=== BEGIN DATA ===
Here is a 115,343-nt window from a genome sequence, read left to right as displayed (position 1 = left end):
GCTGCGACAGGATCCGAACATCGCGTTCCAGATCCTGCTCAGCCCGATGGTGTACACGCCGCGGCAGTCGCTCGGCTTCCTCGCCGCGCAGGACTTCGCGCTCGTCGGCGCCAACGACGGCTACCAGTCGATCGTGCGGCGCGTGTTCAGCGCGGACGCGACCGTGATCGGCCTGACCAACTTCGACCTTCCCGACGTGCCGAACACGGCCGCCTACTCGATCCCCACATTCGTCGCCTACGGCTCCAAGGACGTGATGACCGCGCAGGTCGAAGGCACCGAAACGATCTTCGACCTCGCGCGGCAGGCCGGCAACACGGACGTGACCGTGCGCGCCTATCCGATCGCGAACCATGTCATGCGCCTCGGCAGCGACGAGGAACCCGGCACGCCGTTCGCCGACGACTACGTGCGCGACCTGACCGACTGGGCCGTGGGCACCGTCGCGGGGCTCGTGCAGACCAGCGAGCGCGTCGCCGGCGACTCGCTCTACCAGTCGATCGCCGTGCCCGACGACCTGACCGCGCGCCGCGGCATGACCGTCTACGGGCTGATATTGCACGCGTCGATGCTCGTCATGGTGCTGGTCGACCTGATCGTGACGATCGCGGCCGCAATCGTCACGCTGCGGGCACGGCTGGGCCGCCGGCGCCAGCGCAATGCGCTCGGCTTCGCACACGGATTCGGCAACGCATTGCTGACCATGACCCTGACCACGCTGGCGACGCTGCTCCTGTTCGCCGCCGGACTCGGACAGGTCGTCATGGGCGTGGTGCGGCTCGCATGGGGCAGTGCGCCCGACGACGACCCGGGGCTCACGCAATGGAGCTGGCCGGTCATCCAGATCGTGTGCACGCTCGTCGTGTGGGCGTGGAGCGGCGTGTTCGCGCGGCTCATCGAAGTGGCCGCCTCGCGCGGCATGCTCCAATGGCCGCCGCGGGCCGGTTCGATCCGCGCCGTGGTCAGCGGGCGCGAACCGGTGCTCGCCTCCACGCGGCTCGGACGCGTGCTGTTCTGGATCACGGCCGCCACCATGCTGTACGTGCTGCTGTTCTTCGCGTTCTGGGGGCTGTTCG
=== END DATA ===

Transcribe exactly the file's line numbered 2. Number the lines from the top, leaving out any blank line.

GCTGCGACAGGATCCGAACATCGCGTTCCAGATCCTGCTCAGCCCGATGGTGTACACGCCGCGGCAGTCGCTCGGCTTCCTCGCCGCGCAGGACTTCGCGCTCGTCGGCGCCAACGACGGCTACCAGTCGATCGTGCGGCGCGTGTTCAGCGCGGACGCGACCGTGATCGGCCTGACCAACTTCGACCTTCCCGACGTGCCGAACACGGCCGCCTACTCGATCCCCACATTCGTCGCCTACGGCTCCAAGGACGTGATGACCGCGCAGGTCGAAGGCACCGAAACGATCTTCGACCTCGCGCGGCAGGCCGGCAACACGGACGTGACCGTGCGCGCCTATCCGATCGCGAACCATGTCATGCGCCTCGGCAGCGACGAGGAACCCGGCACGCCGTTCGCCGACGACTACGTGCGCGACCTGACCGACTGGGCCGTGGGCACCGTCGCGGGGCTCGTGCAGACCAGCGAGCGCGTCGCCGGCGACTCGCTCTACCAGTCGATCGCCGTGCCCGACGACCTGACCGCGCGCCGCGGCATGACCGTCTACGGGCTGATATTGCACGCGTCGATGCTCGTCATGGTGCTGGTCGACCTGATCGTGACGATCGCGGCCGCAATCGTCACGCTGCGGGCACGGCTGGGCCGCCGGCGCCAGCGCAATGCGCTCGGCTTCGCACACGGATTCGGCAACGCATTGCTGACCATGACCCTGACCACGCTGGCGACGCTGCTCCTGTTCGCCGCCGGACTCGGACAGGTCGTCATGGGCGTGGTGCGGCTCGCATGGGGCAGTGCGCCCGACGACGACCCGGGGCTCACGCAATGGAGCTGGCCGGTCATCCAGATCGTGTGCACGCTCGTCGTGTGGGCGTGGAGCGGCGTGTTCGCGCGGCTCATCGAAGTGGCCGCCTCGCGCGGCATGCTCCAATGGCCGCCGCGGGCCGGTTCGATCCGCGCCGTGGTCAGCGGGCGCGAACCGGTGCTCGCCTCCACGCGGCTCGGACGCGTGCTGTTCTGGATCACGGCCGCCACCATGCTGTACGTGCTGCTGTTCTTCGCGTTCTGGGGGCTGTTCG